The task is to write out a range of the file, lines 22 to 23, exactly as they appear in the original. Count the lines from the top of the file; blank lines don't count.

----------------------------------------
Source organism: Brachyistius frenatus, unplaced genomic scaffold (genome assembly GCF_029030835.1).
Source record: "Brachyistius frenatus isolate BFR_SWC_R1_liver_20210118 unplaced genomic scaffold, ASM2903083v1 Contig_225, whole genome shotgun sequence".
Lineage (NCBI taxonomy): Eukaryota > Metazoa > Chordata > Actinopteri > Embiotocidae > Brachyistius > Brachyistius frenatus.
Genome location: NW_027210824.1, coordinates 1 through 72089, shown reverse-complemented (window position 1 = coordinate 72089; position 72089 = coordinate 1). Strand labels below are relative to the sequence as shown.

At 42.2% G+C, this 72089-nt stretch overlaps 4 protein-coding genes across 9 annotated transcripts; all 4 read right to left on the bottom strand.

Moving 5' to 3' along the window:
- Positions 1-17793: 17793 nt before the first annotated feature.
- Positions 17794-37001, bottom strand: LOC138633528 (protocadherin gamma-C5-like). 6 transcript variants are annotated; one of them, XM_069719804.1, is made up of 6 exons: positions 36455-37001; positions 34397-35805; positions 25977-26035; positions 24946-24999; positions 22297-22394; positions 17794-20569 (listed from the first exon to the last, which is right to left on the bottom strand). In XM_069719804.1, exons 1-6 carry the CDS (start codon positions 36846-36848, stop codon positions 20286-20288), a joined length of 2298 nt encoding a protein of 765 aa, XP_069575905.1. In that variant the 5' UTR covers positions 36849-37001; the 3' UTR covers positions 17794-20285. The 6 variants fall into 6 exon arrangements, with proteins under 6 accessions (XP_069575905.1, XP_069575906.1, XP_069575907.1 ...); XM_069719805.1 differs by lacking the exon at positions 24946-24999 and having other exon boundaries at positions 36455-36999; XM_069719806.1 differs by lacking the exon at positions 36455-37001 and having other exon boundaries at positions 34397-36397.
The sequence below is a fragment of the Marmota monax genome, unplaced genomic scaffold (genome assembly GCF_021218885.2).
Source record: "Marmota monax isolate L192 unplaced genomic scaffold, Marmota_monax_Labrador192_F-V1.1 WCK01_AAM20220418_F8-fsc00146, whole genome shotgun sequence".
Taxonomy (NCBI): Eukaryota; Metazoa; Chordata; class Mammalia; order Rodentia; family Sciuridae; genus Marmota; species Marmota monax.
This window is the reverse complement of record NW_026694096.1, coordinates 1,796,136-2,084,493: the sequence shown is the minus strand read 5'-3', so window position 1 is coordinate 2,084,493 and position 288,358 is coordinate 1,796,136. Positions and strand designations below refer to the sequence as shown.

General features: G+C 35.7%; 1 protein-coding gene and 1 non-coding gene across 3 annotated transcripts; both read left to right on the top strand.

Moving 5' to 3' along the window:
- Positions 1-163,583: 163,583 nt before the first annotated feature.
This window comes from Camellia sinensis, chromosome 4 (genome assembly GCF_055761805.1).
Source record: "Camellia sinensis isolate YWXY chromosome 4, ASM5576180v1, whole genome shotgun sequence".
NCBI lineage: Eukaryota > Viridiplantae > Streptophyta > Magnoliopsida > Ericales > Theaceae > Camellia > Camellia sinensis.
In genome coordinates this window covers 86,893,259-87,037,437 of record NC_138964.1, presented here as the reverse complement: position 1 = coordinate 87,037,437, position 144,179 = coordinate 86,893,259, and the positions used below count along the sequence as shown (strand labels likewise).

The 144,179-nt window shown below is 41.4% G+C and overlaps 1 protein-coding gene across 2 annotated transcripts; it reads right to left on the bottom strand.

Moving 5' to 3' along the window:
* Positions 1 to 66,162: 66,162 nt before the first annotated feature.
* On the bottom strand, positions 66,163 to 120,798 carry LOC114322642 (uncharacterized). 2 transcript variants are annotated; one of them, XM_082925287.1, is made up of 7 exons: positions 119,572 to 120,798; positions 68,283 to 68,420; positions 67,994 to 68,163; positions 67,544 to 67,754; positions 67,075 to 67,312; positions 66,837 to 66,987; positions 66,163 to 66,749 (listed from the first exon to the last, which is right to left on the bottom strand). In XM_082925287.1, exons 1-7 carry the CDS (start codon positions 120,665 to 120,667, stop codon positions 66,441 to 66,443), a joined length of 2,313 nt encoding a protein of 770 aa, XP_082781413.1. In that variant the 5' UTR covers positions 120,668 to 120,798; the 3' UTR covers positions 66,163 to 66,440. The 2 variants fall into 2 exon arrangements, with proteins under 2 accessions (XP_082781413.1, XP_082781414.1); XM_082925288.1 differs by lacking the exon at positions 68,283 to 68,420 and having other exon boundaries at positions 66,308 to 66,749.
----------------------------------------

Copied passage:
* Positions 1 to 66,162: 66,162 nt before the first annotated feature.
* On the bottom strand, positions 66,163 to 120,798 carry LOC114322642 (uncharacterized). 2 transcript variants are annotated; one of them, XM_082925287.1, is made up of 7 exons: positions 119,572 to 120,798; positions 68,283 to 68,420; positions 67,994 to 68,163; positions 67,544 to 67,754; positions 67,075 to 67,312; positions 66,837 to 66,987; positions 66,163 to 66,749 (listed from the first exon to the last, which is right to left on the bottom strand). In XM_082925287.1, exons 1-7 carry the CDS (start codon positions 120,665 to 120,667, stop codon positions 66,441 to 66,443), a joined length of 2,313 nt encoding a protein of 770 aa, XP_082781413.1. In that variant the 5' UTR covers positions 120,668 to 120,798; the 3' UTR covers positions 66,163 to 66,440. The 2 variants fall into 2 exon arrangements, with proteins under 2 accessions (XP_082781413.1, XP_082781414.1); XM_082925288.1 differs by lacking the exon at positions 68,283 to 68,420 and having other exon boundaries at positions 66,308 to 66,749.